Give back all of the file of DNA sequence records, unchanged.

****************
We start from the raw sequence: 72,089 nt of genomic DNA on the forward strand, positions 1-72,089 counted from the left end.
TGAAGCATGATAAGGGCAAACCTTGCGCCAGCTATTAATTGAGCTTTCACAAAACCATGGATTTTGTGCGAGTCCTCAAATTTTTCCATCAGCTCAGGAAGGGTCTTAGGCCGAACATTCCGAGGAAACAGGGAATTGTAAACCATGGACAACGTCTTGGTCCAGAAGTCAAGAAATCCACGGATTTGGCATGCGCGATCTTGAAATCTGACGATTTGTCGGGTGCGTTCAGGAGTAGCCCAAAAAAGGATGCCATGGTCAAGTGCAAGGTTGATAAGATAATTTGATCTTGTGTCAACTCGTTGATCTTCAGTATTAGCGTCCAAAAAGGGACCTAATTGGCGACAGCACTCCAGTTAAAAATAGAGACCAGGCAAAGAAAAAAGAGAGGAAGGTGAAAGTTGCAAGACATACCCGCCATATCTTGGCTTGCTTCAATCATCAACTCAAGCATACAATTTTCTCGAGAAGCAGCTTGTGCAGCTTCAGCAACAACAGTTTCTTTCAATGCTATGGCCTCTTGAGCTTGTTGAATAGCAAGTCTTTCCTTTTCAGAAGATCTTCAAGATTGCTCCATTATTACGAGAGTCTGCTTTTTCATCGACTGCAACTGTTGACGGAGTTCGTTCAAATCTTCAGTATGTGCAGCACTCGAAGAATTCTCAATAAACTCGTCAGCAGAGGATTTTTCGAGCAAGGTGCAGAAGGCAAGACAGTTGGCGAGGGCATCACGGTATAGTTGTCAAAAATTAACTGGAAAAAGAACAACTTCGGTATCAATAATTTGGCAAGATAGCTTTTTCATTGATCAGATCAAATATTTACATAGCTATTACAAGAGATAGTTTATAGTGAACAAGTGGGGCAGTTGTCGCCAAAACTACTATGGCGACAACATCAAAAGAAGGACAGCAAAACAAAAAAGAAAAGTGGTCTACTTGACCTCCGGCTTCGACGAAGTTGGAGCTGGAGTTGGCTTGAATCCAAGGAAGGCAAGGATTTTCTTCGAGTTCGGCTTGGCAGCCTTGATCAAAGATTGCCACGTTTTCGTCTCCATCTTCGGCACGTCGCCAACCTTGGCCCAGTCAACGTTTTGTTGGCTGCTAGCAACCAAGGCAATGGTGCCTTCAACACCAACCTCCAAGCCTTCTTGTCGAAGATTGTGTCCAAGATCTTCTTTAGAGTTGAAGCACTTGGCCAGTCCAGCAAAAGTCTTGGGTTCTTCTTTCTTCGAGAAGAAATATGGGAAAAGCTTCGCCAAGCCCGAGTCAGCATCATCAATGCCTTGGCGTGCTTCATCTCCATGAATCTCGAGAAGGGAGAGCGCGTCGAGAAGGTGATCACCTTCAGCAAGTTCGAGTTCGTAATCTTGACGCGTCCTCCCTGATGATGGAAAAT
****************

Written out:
We start from the raw sequence: 72,089 nt of genomic DNA on the forward strand, positions 1-72,089 counted from the left end.
TGAAGCATGATAAGGGCAAACCTTGCGCCAGCTATTAATTGAGCTTTCACAAAACCATGGATTTTGTGCGAGTCCTCAAATTTTTCCATCAGCTCAGGAAGGGTCTTAGGCCGAACATTCCGAGGAAACAGGGAATTGTAAACCATGGACAACGTCTTGGTCCAGAAGTCAAGAAATCCACGGATTTGGCATGCGCGATCTTGAAATCTGACGATTTGTCGGGTGCGTTCAGGAGTAGCCCAAAAAAGGATGCCATGGTCAAGTGCAAGGTTGATAAGATAATTTGATCTTGTGTCAACTCGTTGATCTTCAGTATTAGCGTCCAAAAAGGGACCTAATTGGCGACAGCACTCCAGTTAAAAATAGAGACCAGGCAAAGAAAAAAGAGAGGAAGGTGAAAGTTGCAAGACATACCCGCCATATCTTGGCTTGCTTCAATCATCAACTCAAGCATACAATTTTCTCGAGAAGCAGCTTGTGCAGCTTCAGCAACAACAGTTTCTTTCAATGCTATGGCCTCTTGAGCTTGTTGAATAGCAAGTCTTTCCTTTTCAGAAGATCTTCAAGATTGCTCCATTATTACGAGAGTCTGCTTTTTCATCGACTGCAACTGTTGACGGAGTTCGTTCAAATCTTCAGTATGTGCAGCACTCGAAGAATTCTCAATAAACTCGTCAGCAGAGGATTTTTCGAGCAAGGTGCAGAAGGCAAGACAGTTGGCGAGGGCATCACGGTATAGTTGTCAAAAATTAACTGGAAAAAGAACAACTTCGGTATCAATAATTTGGCAAGATAGCTTTTTCATTGATCAGATCAAATATTTACATAGCTATTACAAGAGATAGTTTATAGTGAACAAGTGGGGCAGTTGTCGCCAAAACTACTATGGCGACAACATCAAAAGAAGGACAGCAAAACAAAAAAGAAAAGTGGTCTACTTGACCTCCGGCTTCGACGAAGTTGGAGCTGGAGTTGGCTTGAATCCAAGGAAGGCAAGGATTTTCTTCGAGTTCGGCTTGGCAGCCTTGATCAAAGATTGCCACGTTTTCGTCTCCATCTTCGGCACGTCGCCAACCTTGGCCCAGTCAACGTTTTGTTGGCTGCTAGCAACCAAGGCAATGGTGCCTTCAACACCAACCTCCAAGCCTTCTTGTCGAAGATTGTGTCCAAGATCTTCTTTAGAGTTGAAGCACTTGGCCAGTCCAGCAAAAGTCTTGGGTTCTTCTTTCTTCGAGAAGAAATATGGGAAAAGCTTCGCCAAGCCCGAGTCAGCATCATCAATGCCTTGGCGTGCTTCATCTCCATGAATCTCGAGAAGGGAGAGCGCGTCGAGAAGGTGATCACCTTCAGCAAGTTCGAGTTCGTAATCTTGACGCGTCCTCCCTGATGATGGAAAAT